[DISCLAIMER: I’ve known Paul Paccione and his music for many, many years. The following may be read with this in mind.]
Paul Paccione’s music has always been concerned with the manipulation of musical space/time. That is, Paccione reconceives musical geometry (x=time, y-space) as a canvas on which musical objects are placed, like figures or brushstrokes in an abstract painting or drawing. These objects—chords and/or melodic gestures—retain their identity through repetition rather than development. Structure is projected through placement of objects at different coordinates on the musical canvas.
The result is a musical abstract expressionism that has developed over the years in surprising and gratifying ways. I first learned of Paccione and his music in the late ‘70s, when he was coming into his own as a disciple of Morton Feldman. His music at that time was quiet and sparse, with subtle melodic threads. His sense of color was (and is) so keen that a performance of his music gave a feeling of voluptuous austerity. In early pieces like Stations–To Morton Feldman (1987) the music is extremely spare—splashes of color on a blank temporal field, with a great deal of expressive silence.
In more recent years Paccione has embraced tonality, but his music still sounds like him. The Rhapsody for clarinet and piano (2005) is a good example. A lean piano part limns out a slow, non-dramatic chord progression in triplet eighth-note arpeggios while the clarinet plays lyrical melodic lines mostly above it. It’s as if the gentle triplets in the piano have replaced the blank canvas as a surface to be painted on.
The vocal or choral music Paccione composed early in his career was either wordless or was a setting of a short text that moved so slowly it may as well have been textless. In the pieces offered here, Inscape: Three Choral Settings from Gerard Manley Hopkins (2007) and Five Songs from Christina Rossetti (2003), the non-dramatic but lyrical presentation of the texts serves as a vehicle for the composer’s characteristic tone explorations.
My favorite piece on this recording is the Three Motets: Arabesques (1999), for four prerecorded clarinets. These motets are simple—contrapuntal in the extreme, they are made of short, tonally-enigmatic melodic gestures that are imitated by subsequent instrumental entrances. The result is a haunting, subtly and constantly changing soundscape.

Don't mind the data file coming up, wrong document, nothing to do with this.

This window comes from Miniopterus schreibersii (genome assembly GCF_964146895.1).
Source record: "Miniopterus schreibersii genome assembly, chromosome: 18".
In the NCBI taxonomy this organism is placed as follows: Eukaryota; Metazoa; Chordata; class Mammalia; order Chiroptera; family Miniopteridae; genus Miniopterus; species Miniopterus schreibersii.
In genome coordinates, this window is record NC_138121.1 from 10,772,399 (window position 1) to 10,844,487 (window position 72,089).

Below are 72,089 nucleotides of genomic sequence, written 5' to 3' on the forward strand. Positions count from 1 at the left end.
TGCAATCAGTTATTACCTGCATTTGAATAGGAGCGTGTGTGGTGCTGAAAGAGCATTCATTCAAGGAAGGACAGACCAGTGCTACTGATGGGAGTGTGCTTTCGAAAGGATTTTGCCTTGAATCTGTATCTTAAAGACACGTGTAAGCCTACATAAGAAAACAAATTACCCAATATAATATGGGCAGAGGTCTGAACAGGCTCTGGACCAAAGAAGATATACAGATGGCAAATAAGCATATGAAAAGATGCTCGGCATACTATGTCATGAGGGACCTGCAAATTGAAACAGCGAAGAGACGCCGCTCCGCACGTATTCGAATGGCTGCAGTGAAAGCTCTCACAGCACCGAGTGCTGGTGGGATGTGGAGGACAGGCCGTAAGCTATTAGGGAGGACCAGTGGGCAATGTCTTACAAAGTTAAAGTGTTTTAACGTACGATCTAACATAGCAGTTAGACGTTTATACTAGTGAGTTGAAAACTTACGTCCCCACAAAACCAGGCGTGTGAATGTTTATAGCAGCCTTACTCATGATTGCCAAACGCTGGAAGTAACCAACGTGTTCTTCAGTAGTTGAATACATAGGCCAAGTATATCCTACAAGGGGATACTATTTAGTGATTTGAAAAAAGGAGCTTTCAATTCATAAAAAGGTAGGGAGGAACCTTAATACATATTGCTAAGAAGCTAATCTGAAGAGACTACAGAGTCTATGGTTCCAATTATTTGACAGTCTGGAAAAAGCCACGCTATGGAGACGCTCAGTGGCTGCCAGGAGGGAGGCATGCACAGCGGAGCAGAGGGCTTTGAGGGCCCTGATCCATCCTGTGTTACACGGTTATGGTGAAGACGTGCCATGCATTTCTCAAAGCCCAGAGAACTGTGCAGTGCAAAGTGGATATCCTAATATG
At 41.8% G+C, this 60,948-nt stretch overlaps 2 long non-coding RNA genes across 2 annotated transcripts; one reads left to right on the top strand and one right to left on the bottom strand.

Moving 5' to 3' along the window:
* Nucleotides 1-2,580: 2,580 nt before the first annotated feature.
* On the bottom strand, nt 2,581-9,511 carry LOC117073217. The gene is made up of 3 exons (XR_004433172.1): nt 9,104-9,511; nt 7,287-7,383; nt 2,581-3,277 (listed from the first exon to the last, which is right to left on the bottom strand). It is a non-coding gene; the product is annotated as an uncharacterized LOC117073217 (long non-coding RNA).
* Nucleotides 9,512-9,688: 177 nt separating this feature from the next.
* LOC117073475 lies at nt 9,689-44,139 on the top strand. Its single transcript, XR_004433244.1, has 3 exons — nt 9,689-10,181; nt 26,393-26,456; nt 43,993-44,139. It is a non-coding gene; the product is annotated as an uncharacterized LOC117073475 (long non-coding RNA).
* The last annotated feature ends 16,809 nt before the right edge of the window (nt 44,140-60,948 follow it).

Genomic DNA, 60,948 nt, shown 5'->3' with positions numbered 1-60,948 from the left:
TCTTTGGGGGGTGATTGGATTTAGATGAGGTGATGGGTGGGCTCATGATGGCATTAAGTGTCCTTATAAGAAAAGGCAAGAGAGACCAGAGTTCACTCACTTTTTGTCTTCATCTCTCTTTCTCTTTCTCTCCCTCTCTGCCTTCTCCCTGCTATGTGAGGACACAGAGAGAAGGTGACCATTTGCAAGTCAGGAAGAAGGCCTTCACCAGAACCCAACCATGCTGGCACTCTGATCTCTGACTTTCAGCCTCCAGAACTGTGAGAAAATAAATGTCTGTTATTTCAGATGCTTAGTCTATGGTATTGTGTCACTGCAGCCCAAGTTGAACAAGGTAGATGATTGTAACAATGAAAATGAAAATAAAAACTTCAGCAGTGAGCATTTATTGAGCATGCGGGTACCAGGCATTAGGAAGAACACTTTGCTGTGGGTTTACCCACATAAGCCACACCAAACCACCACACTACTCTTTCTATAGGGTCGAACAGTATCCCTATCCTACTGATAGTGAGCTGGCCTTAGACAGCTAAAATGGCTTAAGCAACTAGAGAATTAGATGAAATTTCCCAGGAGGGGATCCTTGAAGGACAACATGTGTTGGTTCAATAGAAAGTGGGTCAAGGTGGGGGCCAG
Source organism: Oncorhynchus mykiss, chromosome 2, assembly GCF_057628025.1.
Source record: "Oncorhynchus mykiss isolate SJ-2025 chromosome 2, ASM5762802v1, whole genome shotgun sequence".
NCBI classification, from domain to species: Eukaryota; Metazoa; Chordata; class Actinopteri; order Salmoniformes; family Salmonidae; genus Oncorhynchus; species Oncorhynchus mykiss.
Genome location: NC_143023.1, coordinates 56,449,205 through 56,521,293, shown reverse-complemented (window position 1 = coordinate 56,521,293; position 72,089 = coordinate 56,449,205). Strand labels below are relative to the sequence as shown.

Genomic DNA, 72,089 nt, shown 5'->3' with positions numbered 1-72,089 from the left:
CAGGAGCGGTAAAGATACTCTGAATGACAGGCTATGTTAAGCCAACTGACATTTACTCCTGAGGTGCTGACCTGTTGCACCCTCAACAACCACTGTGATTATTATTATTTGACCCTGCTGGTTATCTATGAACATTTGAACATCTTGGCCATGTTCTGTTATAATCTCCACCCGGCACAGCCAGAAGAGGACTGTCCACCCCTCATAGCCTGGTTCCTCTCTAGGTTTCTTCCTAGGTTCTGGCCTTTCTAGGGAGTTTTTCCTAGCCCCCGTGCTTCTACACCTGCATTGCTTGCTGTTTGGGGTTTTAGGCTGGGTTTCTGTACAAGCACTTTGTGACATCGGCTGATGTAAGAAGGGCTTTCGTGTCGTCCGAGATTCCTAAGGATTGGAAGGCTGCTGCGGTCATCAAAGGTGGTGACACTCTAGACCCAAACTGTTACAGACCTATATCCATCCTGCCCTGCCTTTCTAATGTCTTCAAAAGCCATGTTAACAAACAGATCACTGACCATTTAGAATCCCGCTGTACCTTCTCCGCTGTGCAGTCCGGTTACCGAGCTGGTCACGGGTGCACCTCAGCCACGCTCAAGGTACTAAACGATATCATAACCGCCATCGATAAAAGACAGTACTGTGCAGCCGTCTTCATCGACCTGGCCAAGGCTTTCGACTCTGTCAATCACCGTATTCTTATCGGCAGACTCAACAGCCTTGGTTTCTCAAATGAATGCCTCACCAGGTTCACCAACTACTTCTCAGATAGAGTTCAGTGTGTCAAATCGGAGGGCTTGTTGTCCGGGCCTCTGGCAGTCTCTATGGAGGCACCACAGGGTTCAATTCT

The performances and recording here are of the highest quality. Paccione teaches at Western Illinois University, and most of the performers are his colleagues there. Several pieces were written for clarinetist Molly Paccione, the composer’s wife, and her readings show deep understanding of the music.
Not unlike Elliott Carter’s “time screen” in concept, but very different in practice.
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Rose Garden Songs, Choral Songs, Motets and Hymn Melodies
Tamás Vetö, Ars Nova Copenhagen
Rued Langgaard (1893-1952) was a man clearly out of step with his time. Reportedly, audiences shunned him in his native Denmark, where he had to promote the premieres of most of his 16 symphonies himself for lack of interest. The trouble was in his sometimes-hysterical arch romanticism that flowed against the stream of the progressive trend in 20th century Danish music represented by Carl Neilsen, with whom he had actually studied counterpoint for about a month. He later had a falling out with Neilsen, whom he came to regard as the epitome of all that was wrong in modern music, and he was quite outspoken on the matter. A contemporary wag described Langgaard as “the white duckling who grew up to be an ugly swan,” and the unfortunate label stuck.
Posterity has been kinder to Rued Langgaard, particularly since the recording explosion that was ushered in first by the stereo LP and then the compact disc. “Neglected” romantics became a passion in the industry, and Langgaard was the beneficiary. Also, his fellow countrymen, who often used to laugh at his premieres, have had a change of heart towards his music, and most of his 400+ works have subsequently been published and performed.
The current program of choral songs by Langgaard reveals the less eccentric, more purely lyrical side of this enigmatic figure. The texts are simple-hearted and straightforward in their emotion, particularly in the Psalm and hymn arrangements of contemporary Danish poets. Langgaard set these to music distinguished by harmonic warmth and gentle expressiveness that has been largely absent from a capella music since Brahms. The three choral songs with secular texts reflect a genuine, refreshing love of nature, as in the following: “A bird flew over the fir-clad moon; / it sings forgotten songs. / It enticed me away from the beaten track; / and onto shadowy paths. / I came to hidden springs and ponds / where the elk slakes its thirst; / but the birdsong sounded still far away / like a hum midst the sighs of the wind; / Tirilil Tove, Tirilil Tove, / far away in the forest!” (Alluring Sounds, J.S. Welhaven)
The 12-member Ars Nova Copenhagen under Tamás Vetö is a premiere vocal ensemble, distinguished for its perfect blend, flawless intonation and expressiveness. This recording was originally released by Marco Polo in 1997, when Dacapo’s catalog was still being issued on that label. Dacapo thought highly enough of this offering to reissue it in luminous hybrid SACD sonics, making it even more attractive. Listeners who treasure great a capella singing will find this offering irresistible.